**[0067]**In an embodiment, peak reduction processing (block 106) starts after all samples within a symbol have been buffered and the M most significant peaks and their positions identified (in block 104). In an optimization of any of the peak reduction methods described above (e.g. the method of FIG. 1 or the method of FIG. 2), an `on the fly` sorting algorithm may be used such that the M most significant peaks and their positions are identified during the data buffering period. This reduces the processing latency of the methods. The following description of the sorting algorithm relates to a symbol length of 160 samples; it will be appreciated, however, that this is by way of example only and the algorithm may be extended for other symbol lengths.

**[0068]**FIG. 4 shows a flow diagram of an example sorting algorithm which may be used to identify the M most significant peaks and their positions and which may be used before all the samples within a symbol have been buffered (or may in other examples be used once all the samples have been buffered). The method is initialized at the start of each symbol by setting all the stored values to zero (block 402), i.e. the M most significant peaks' values (i.e. amplitudes) A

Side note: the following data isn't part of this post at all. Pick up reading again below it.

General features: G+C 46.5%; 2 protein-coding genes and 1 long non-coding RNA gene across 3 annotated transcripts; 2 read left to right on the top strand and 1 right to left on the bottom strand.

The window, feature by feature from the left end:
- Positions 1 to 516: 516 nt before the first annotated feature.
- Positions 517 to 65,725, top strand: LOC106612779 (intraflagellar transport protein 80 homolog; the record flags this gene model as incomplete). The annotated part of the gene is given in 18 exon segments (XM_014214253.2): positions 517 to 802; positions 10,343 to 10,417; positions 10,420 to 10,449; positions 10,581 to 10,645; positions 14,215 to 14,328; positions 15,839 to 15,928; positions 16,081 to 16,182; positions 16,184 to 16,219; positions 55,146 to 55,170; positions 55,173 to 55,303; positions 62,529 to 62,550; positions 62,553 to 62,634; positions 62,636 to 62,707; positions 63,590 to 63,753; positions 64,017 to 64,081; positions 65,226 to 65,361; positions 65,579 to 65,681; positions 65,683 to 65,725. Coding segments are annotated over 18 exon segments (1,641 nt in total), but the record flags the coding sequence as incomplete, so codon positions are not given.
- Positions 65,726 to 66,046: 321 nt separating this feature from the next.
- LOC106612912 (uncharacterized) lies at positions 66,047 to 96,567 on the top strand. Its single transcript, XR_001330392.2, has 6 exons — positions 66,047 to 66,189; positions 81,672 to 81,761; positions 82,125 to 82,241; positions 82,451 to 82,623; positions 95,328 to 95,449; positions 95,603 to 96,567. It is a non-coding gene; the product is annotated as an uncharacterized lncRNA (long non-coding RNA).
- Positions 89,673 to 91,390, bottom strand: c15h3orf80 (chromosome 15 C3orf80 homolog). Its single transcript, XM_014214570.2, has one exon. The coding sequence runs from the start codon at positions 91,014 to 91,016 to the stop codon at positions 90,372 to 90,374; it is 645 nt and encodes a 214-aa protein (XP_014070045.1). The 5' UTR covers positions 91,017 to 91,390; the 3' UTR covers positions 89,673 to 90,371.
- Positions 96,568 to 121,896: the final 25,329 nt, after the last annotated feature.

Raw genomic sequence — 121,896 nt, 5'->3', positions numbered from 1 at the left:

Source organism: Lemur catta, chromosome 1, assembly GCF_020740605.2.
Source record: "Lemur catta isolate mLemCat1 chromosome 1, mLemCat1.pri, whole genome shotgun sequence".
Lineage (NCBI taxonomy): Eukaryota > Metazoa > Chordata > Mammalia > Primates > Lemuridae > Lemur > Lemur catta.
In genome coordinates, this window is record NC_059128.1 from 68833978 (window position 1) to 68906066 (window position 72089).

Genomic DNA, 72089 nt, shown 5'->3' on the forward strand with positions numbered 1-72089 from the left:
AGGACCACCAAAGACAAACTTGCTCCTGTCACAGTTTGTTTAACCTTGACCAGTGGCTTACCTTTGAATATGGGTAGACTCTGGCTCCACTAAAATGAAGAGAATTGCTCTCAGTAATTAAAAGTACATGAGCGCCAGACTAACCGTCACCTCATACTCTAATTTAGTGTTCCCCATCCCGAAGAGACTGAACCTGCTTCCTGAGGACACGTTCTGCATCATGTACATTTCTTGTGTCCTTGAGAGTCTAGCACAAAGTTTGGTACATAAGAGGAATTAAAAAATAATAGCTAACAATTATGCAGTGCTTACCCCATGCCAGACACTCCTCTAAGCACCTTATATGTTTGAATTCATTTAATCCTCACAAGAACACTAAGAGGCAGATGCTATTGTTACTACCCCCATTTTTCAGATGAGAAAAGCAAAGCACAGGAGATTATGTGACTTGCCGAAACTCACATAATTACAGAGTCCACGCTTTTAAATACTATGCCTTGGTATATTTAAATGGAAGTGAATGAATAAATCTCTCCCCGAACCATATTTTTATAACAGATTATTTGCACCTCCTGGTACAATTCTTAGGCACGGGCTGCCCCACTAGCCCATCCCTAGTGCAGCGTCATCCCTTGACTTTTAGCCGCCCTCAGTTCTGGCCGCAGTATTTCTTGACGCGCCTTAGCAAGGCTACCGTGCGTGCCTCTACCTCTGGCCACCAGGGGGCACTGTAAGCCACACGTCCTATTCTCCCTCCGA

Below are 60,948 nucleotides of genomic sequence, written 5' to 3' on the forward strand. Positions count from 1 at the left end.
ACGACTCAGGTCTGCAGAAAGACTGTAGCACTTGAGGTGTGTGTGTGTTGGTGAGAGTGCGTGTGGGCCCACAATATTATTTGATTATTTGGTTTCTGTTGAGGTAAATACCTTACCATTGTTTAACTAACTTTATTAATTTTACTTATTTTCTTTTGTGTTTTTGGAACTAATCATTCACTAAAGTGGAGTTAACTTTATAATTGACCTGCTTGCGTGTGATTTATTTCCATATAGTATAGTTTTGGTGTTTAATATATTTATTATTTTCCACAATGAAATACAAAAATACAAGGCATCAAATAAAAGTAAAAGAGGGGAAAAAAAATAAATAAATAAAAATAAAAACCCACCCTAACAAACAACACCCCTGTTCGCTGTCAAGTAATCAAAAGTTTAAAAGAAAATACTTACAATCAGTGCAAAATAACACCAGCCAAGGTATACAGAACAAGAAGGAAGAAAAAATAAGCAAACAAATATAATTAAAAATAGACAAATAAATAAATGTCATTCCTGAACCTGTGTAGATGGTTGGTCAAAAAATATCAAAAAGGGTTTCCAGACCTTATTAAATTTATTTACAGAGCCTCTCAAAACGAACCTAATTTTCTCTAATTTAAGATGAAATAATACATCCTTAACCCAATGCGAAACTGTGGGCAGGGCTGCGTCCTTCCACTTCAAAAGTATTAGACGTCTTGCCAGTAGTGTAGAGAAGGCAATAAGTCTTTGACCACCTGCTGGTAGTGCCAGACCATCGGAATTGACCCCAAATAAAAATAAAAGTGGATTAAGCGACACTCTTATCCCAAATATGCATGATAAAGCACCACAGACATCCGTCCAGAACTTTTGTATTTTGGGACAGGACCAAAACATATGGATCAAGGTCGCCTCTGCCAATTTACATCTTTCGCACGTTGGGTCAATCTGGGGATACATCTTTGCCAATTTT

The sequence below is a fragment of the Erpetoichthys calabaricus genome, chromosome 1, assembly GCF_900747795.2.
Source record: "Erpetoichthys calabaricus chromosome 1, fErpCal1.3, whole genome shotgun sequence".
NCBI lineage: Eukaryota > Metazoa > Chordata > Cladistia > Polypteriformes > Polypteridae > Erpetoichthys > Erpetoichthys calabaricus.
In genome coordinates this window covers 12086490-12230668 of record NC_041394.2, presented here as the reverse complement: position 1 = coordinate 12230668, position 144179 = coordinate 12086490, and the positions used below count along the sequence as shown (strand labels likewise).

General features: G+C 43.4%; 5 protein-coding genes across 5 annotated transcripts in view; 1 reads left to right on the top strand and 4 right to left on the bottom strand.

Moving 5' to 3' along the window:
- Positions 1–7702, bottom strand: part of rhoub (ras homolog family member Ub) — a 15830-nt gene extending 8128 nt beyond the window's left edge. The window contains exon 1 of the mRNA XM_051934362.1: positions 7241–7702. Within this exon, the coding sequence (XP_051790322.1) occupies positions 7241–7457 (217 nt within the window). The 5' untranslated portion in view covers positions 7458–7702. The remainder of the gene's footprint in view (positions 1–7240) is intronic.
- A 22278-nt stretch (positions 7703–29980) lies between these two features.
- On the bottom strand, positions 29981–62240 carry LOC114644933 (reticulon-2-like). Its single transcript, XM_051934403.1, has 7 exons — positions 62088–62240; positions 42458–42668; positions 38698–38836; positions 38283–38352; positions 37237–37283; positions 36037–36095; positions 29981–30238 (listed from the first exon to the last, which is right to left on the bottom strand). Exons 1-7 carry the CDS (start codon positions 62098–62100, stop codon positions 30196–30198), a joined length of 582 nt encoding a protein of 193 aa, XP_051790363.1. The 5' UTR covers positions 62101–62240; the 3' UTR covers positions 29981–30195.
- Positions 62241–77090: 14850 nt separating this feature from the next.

_{p}

^{0}(m)=0, and the peaks' positions n

_{p}

^{0}(m)=0, m=1, 2, . . . , M.

**[0069]**When the k

^{th}sample, x(k), within a symbol is available (k=1, 2, . . . , 128), then its amplitude |x(k)| is compared (in blocks 404 and 406) with the stored amplitude values for the M most significant peaks identified so far: A

_{p}.sup.(k-1)(m), m=1, 2, . . . , M. The peak data (amplitude and position) is stored in an order according to the amplitude of the peak and in the following example, the peak data for the largest of the M identified peaks is stored at position m=1 and the peak data for the smallest of the M identified peaks is stored at position m=M. The parameter, m, may be referred to as a peak index. Based on the results of the comparison, the stored peak data is updated (in blocks 405, 408 and 410) as follows: